Efforts to defeat the enemy by deliberate spread of contagious disease among his forces greatly antedate the brilliant advances in microbiological science of the 19th and 20th centuries. A major instance, related by Gabriel de Mussis, was the hurling of plague-infected cadavers over the walls of Caffa in 1346. Another episode was described by the eminent historian Varillas,1 who writes:
At his unsuccessful siege of Carolstein in 1422, Corbut caused the bodies of his soldiers whom the besieged had killed to be thrown into the town as well as 2,000 cartloads of excrement. A great number of the defenders fell victim to the fever which resulted from the stench, and the remainder were only saved from death by the skill of a rich apothecary who circulated in Carolstein remedies against the poison which infected the town.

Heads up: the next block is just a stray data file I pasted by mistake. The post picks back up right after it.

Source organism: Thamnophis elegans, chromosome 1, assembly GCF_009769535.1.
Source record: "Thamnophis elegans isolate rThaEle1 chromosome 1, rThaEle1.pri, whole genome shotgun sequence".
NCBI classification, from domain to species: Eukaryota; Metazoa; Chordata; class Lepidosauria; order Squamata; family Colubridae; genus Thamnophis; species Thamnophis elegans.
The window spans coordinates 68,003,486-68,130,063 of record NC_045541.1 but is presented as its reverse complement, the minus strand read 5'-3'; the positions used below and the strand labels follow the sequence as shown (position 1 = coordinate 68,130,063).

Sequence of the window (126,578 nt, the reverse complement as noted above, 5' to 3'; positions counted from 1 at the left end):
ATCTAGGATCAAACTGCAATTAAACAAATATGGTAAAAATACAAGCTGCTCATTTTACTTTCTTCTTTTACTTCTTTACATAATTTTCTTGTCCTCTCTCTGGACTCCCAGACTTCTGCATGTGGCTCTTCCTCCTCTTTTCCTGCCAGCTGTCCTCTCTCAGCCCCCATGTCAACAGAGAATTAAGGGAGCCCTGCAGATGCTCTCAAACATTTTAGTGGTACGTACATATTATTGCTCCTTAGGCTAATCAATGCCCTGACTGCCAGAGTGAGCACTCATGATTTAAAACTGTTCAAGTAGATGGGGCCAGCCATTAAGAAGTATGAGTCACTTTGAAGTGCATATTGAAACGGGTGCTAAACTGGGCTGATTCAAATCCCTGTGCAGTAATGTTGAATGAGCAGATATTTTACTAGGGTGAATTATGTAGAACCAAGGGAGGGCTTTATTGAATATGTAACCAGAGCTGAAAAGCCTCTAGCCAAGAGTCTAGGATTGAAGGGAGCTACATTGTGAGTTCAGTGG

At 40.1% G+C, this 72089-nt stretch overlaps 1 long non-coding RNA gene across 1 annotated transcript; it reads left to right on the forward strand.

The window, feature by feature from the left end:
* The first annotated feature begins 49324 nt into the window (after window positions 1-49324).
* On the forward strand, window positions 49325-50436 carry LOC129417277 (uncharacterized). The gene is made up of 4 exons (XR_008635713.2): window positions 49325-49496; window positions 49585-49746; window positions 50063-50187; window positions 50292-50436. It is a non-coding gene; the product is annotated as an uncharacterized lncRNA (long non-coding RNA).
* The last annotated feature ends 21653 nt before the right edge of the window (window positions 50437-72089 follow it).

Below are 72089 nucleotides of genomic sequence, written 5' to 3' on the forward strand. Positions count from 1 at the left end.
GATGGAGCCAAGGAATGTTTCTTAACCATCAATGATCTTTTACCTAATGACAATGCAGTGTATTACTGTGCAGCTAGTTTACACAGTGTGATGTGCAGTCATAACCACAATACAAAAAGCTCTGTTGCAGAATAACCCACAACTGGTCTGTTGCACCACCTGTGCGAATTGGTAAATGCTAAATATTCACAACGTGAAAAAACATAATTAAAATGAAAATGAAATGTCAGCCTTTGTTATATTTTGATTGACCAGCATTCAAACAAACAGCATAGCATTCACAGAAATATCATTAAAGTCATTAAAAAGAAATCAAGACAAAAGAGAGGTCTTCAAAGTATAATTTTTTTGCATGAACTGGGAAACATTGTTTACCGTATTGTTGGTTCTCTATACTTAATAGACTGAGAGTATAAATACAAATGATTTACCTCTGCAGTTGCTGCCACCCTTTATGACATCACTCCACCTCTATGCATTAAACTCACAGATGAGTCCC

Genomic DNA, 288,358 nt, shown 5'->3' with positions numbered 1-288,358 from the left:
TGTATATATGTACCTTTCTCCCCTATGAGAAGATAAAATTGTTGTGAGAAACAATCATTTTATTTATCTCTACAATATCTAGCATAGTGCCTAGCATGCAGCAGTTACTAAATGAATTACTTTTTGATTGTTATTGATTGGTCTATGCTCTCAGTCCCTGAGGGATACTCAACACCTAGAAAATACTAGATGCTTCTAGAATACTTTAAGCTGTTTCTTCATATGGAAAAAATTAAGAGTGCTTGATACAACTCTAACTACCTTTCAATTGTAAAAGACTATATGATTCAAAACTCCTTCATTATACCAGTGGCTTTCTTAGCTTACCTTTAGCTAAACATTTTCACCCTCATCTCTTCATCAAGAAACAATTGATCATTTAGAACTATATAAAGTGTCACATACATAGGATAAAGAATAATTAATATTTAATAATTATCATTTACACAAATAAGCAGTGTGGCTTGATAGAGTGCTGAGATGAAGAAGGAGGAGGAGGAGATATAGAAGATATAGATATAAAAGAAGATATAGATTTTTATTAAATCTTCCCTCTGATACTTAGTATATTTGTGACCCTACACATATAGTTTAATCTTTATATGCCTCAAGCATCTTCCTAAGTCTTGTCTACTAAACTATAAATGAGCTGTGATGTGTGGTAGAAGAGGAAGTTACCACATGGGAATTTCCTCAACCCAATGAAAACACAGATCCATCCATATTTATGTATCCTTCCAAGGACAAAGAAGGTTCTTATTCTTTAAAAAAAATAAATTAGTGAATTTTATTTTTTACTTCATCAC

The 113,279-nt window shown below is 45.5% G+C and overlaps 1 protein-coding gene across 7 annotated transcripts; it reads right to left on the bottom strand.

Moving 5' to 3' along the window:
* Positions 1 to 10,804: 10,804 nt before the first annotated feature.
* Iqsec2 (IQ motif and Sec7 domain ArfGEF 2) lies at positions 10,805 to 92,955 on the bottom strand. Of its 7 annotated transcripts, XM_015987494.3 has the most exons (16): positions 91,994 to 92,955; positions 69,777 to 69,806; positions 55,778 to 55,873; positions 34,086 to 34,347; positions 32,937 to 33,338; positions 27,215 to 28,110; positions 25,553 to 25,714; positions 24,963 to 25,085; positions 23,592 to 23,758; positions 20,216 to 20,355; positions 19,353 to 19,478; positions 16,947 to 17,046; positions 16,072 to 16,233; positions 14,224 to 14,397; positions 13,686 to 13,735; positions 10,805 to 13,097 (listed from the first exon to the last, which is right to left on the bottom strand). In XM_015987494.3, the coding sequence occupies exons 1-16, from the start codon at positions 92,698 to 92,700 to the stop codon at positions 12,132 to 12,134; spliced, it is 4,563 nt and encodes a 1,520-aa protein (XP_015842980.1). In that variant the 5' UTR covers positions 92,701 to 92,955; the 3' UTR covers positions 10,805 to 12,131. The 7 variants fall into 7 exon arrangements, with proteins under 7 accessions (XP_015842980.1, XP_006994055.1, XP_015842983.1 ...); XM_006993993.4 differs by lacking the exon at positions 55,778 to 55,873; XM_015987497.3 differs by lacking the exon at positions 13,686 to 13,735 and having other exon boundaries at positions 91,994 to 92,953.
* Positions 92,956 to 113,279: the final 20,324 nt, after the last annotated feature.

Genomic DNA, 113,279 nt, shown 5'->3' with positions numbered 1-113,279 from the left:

Caffa, whose siege de Mussis describes, is presentday Feodosia, a seaport of South
Derbes VJ. De Mussis and the Great Plague of 1348. JAMA. 1966;196(1):59–62. doi:10.1001/jama.1966.03100140113030
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